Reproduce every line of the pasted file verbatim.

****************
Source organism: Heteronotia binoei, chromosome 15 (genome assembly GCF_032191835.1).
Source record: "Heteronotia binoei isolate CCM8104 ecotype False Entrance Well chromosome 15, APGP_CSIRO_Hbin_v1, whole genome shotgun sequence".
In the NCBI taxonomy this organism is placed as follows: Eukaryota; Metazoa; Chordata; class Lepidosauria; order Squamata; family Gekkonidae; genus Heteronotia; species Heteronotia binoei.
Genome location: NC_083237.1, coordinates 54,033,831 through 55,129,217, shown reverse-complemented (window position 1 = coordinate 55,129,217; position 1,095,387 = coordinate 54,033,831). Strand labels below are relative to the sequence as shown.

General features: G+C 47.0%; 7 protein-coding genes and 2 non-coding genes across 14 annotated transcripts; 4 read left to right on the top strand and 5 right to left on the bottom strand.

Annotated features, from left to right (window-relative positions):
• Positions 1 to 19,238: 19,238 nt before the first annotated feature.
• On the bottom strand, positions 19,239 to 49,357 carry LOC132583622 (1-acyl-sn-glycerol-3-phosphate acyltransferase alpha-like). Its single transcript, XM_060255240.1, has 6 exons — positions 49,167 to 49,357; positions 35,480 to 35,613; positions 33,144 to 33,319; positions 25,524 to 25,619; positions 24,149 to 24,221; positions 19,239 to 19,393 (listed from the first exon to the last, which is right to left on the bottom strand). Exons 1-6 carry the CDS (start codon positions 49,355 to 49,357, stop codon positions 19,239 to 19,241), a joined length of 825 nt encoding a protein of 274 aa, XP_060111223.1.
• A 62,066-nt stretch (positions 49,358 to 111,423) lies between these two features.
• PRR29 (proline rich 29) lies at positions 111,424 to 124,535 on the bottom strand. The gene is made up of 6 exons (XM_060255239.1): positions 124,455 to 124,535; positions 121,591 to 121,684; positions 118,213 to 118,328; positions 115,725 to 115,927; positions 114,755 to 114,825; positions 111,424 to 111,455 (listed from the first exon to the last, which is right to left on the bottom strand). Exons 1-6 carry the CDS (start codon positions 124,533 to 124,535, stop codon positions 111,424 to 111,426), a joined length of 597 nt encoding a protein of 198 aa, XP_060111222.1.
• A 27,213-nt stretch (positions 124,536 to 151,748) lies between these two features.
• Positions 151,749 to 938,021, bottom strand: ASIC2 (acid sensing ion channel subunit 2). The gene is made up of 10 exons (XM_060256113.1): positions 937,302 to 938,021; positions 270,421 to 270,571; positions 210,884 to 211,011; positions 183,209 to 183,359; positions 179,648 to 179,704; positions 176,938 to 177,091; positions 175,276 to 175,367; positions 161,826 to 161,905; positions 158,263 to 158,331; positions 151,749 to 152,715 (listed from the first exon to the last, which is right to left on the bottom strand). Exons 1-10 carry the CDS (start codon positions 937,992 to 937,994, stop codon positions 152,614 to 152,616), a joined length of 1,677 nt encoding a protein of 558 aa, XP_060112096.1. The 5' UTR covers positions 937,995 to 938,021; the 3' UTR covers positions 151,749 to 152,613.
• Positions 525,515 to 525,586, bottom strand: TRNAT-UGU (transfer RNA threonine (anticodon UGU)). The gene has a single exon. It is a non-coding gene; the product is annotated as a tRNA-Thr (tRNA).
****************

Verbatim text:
Source organism: Heteronotia binoei, chromosome 15 (genome assembly GCF_032191835.1).
Source record: "Heteronotia binoei isolate CCM8104 ecotype False Entrance Well chromosome 15, APGP_CSIRO_Hbin_v1, whole genome shotgun sequence".
In the NCBI taxonomy this organism is placed as follows: Eukaryota; Metazoa; Chordata; class Lepidosauria; order Squamata; family Gekkonidae; genus Heteronotia; species Heteronotia binoei.
Genome location: NC_083237.1, coordinates 54,033,831 through 55,129,217, shown reverse-complemented (window position 1 = coordinate 55,129,217; position 1,095,387 = coordinate 54,033,831). Strand labels below are relative to the sequence as shown.

General features: G+C 47.0%; 7 protein-coding genes and 2 non-coding genes across 14 annotated transcripts; 4 read left to right on the top strand and 5 right to left on the bottom strand.

Annotated features, from left to right (window-relative positions):
• Positions 1 to 19,238: 19,238 nt before the first annotated feature.
• On the bottom strand, positions 19,239 to 49,357 carry LOC132583622 (1-acyl-sn-glycerol-3-phosphate acyltransferase alpha-like). Its single transcript, XM_060255240.1, has 6 exons — positions 49,167 to 49,357; positions 35,480 to 35,613; positions 33,144 to 33,319; positions 25,524 to 25,619; positions 24,149 to 24,221; positions 19,239 to 19,393 (listed from the first exon to the last, which is right to left on the bottom strand). Exons 1-6 carry the CDS (start codon positions 49,355 to 49,357, stop codon positions 19,239 to 19,241), a joined length of 825 nt encoding a protein of 274 aa, XP_060111223.1.
• A 62,066-nt stretch (positions 49,358 to 111,423) lies between these two features.
• PRR29 (proline rich 29) lies at positions 111,424 to 124,535 on the bottom strand. The gene is made up of 6 exons (XM_060255239.1): positions 124,455 to 124,535; positions 121,591 to 121,684; positions 118,213 to 118,328; positions 115,725 to 115,927; positions 114,755 to 114,825; positions 111,424 to 111,455 (listed from the first exon to the last, which is right to left on the bottom strand). Exons 1-6 carry the CDS (start codon positions 124,533 to 124,535, stop codon positions 111,424 to 111,426), a joined length of 597 nt encoding a protein of 198 aa, XP_060111222.1.
• A 27,213-nt stretch (positions 124,536 to 151,748) lies between these two features.
• Positions 151,749 to 938,021, bottom strand: ASIC2 (acid sensing ion channel subunit 2). The gene is made up of 10 exons (XM_060256113.1): positions 937,302 to 938,021; positions 270,421 to 270,571; positions 210,884 to 211,011; positions 183,209 to 183,359; positions 179,648 to 179,704; positions 176,938 to 177,091; positions 175,276 to 175,367; positions 161,826 to 161,905; positions 158,263 to 158,331; positions 151,749 to 152,715 (listed from the first exon to the last, which is right to left on the bottom strand). Exons 1-10 carry the CDS (start codon positions 937,992 to 937,994, stop codon positions 152,614 to 152,616), a joined length of 1,677 nt encoding a protein of 558 aa, XP_060112096.1. The 5' UTR covers positions 937,995 to 938,021; the 3' UTR covers positions 151,749 to 152,613.
• Positions 525,515 to 525,586, bottom strand: TRNAT-UGU (transfer RNA threonine (anticodon UGU)). The gene has a single exon. It is a non-coding gene; the product is annotated as a tRNA-Thr (tRNA).